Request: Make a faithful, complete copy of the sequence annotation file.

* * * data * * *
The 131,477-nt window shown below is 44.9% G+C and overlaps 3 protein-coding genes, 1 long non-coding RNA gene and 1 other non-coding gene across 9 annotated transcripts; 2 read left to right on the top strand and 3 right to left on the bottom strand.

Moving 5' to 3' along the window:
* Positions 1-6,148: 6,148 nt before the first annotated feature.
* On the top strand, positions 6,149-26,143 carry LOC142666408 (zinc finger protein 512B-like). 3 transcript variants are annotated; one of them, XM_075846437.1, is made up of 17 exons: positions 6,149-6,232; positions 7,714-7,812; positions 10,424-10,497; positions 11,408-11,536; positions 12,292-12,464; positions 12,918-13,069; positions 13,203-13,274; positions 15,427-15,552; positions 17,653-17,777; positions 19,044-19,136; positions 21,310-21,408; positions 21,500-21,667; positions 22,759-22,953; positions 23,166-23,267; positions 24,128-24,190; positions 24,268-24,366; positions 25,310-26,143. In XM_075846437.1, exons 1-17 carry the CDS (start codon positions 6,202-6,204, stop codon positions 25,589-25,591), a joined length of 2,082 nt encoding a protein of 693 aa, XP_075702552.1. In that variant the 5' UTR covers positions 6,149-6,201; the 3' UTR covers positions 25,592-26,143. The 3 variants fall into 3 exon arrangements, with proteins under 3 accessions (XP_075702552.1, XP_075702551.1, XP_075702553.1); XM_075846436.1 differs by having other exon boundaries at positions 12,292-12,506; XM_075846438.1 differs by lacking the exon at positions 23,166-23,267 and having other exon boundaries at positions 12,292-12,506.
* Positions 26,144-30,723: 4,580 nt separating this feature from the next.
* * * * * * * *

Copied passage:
The 131,477-nt window shown below is 44.9% G+C and overlaps 3 protein-coding genes, 1 long non-coding RNA gene and 1 other non-coding gene across 9 annotated transcripts; 2 read left to right on the top strand and 3 right to left on the bottom strand.

Moving 5' to 3' along the window:
* Positions 1-6,148: 6,148 nt before the first annotated feature.
* On the top strand, positions 6,149-26,143 carry LOC142666408 (zinc finger protein 512B-like). 3 transcript variants are annotated; one of them, XM_075846437.1, is made up of 17 exons: positions 6,149-6,232; positions 7,714-7,812; positions 10,424-10,497; positions 11,408-11,536; positions 12,292-12,464; positions 12,918-13,069; positions 13,203-13,274; positions 15,427-15,552; positions 17,653-17,777; positions 19,044-19,136; positions 21,310-21,408; positions 21,500-21,667; positions 22,759-22,953; positions 23,166-23,267; positions 24,128-24,190; positions 24,268-24,366; positions 25,310-26,143. In XM_075846437.1, exons 1-17 carry the CDS (start codon positions 6,202-6,204, stop codon positions 25,589-25,591), a joined length of 2,082 nt encoding a protein of 693 aa, XP_075702552.1. In that variant the 5' UTR covers positions 6,149-6,201; the 3' UTR covers positions 25,592-26,143. The 3 variants fall into 3 exon arrangements, with proteins under 3 accessions (XP_075702552.1, XP_075702551.1, XP_075702553.1); XM_075846436.1 differs by having other exon boundaries at positions 12,292-12,506; XM_075846438.1 differs by lacking the exon at positions 23,166-23,267 and having other exon boundaries at positions 12,292-12,506.
* Positions 26,144-30,723: 4,580 nt separating this feature from the next.